Blue Bacteria in Bloom

On their own, cyanobacteria are tiny photosynthetic organisms floating in the sea. But when they join forces, linking together into chains and then mats by the millions, they can become a threat. Before long, the bacteria change the color of the sea’s surface and even soften the wind-tossed chop. One study of cyanobacteria, also known as blue-green algae, although they are not algae, predicted that rising sea temperatures could help the already widespread creatures expand their territory by more than 10 percent. Now researchers are asking whether mats of cyanobacteria might themselves affect local sea temperatures, thus creating a powerful feedback loop. Cyanobacteria are ubiquitous. They spew enough oxygen into the atmosphere to dictate the current mix of gases we breathe. They also compete—with great success—for nutrients such as nitrogen and phosphorus. When cyanobacteria bloom, it is often at the cost of neighboring species such as fish or other phytoplankton. So if cyanobacteria are shaping the temperature of their growing patch of the ocean to favor themselves over cold-water critters, researchers want to know how they are doing it and what to expect next, says climate scientist Sebastian Sonntag of the University of Hamburg in Germany.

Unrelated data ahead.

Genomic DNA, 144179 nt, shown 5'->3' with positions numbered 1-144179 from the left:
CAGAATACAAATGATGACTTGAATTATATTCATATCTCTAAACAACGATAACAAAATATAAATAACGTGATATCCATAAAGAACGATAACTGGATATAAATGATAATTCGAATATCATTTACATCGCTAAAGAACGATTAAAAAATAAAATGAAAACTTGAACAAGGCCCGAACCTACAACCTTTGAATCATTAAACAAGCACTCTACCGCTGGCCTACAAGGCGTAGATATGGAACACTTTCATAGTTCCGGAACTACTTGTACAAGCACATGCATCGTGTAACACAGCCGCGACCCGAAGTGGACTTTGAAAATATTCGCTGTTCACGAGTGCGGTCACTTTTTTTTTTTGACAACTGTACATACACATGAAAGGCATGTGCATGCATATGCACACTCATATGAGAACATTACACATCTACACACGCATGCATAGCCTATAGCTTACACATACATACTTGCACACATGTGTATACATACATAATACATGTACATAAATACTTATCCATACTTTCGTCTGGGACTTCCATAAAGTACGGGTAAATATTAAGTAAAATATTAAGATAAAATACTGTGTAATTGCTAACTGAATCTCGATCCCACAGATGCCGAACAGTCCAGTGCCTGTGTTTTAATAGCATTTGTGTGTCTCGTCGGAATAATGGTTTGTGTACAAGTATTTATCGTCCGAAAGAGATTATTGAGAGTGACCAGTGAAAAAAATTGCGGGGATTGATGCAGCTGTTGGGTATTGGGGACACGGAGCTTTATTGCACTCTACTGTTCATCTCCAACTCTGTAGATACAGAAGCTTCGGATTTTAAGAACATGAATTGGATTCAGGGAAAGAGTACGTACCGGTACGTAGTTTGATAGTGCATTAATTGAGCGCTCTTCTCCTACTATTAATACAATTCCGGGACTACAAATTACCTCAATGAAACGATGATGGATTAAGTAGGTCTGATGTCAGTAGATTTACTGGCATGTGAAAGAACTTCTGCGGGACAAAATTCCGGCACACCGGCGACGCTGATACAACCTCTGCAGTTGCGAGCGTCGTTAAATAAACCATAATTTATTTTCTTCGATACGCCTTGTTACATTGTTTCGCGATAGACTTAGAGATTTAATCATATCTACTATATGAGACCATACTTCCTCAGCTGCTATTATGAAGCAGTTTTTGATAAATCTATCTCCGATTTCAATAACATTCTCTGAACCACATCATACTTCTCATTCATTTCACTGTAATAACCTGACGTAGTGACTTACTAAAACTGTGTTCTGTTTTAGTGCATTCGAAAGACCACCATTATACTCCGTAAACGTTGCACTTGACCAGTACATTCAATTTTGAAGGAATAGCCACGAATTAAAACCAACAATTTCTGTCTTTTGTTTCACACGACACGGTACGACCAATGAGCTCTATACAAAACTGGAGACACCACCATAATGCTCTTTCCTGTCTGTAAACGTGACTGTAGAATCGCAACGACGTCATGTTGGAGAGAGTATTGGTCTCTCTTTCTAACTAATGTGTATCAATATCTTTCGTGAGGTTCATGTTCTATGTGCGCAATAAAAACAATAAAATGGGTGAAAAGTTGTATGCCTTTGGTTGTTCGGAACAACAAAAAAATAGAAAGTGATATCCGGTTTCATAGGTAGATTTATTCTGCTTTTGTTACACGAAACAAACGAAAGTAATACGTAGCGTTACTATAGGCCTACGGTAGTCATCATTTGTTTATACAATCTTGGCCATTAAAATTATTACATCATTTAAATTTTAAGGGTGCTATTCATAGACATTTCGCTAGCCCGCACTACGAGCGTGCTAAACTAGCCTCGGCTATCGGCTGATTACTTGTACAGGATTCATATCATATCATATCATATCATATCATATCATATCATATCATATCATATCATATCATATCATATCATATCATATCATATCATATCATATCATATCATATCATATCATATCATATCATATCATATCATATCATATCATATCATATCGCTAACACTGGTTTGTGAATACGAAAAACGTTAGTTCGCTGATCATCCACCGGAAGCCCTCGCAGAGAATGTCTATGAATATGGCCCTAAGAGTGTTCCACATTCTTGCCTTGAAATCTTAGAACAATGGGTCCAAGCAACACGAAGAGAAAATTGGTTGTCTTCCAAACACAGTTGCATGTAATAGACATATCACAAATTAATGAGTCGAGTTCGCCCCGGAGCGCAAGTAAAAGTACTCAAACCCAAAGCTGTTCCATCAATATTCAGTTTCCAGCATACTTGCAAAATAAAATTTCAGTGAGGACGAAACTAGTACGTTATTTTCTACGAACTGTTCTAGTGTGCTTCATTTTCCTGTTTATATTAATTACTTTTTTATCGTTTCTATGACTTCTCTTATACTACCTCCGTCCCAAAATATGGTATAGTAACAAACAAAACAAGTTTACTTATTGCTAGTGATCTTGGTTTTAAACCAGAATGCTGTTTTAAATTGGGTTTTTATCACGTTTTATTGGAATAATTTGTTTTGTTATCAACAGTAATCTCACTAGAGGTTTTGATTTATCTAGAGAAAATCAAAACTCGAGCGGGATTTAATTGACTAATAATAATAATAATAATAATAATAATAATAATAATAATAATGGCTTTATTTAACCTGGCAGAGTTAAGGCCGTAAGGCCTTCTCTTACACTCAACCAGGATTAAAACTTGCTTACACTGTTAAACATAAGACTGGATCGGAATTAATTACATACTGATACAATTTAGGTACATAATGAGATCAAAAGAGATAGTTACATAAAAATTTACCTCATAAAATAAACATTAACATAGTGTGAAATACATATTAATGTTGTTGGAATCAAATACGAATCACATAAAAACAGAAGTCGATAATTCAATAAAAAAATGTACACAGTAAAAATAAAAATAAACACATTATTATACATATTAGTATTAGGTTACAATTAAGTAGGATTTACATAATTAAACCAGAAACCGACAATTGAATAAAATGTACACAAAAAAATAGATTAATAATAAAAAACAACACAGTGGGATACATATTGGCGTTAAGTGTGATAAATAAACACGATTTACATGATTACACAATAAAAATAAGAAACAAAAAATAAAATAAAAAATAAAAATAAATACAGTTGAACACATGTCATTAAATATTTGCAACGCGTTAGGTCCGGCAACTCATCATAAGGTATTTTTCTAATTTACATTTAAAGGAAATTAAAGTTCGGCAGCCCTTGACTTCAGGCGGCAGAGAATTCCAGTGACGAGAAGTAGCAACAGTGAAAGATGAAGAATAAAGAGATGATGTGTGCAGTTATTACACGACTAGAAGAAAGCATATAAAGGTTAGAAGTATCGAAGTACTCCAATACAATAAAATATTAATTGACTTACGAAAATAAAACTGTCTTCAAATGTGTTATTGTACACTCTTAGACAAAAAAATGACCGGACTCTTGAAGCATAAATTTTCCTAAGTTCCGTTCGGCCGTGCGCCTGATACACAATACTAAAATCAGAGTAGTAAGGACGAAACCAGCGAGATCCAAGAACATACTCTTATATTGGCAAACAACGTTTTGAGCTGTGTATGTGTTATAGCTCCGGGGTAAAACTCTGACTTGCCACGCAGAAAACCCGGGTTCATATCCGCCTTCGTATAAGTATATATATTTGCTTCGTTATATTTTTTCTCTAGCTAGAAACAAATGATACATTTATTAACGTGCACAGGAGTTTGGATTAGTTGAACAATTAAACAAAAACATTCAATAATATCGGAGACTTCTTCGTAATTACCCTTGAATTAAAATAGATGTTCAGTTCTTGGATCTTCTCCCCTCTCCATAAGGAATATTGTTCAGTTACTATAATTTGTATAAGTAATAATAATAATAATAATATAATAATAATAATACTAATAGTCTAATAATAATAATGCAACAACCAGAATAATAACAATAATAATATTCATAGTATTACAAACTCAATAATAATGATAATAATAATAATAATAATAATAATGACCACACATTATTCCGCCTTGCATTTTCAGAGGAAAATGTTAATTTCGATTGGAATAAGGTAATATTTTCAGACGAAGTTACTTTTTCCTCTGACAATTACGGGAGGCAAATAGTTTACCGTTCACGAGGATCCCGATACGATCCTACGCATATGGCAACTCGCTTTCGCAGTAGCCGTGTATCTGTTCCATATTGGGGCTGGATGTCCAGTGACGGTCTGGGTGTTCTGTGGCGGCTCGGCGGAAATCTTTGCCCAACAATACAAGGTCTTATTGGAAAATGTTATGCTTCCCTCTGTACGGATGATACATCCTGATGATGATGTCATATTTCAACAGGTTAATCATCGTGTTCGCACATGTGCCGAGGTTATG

Sonntag and his colleagues have adapted a computer model that describes the mixing of layers of seawater to take into account two kinds of changes produced by the cyanobacterium Trichodesmium: more light absorption and less choppy waves. The updated model predicted sea-surface warming of up to two degrees Celsius because of light absorption. The wave dampening appeared to affect local temperatures by about one degree C.

This may be the first such study of algal blooms in the ocean, says aquatic microbiologist Jef Huisman of the University of Amsterdam, who has studied light absorption by cyanobacteria in lakes. Both Sonn­tag and Huisman say they would like to ask oceanographers to measure seawater temperature where cyanobacteria grow and in nearby empty areas to test the new model’s predictions and to improve future versions.

First published by Scientific American: [html] [pdf].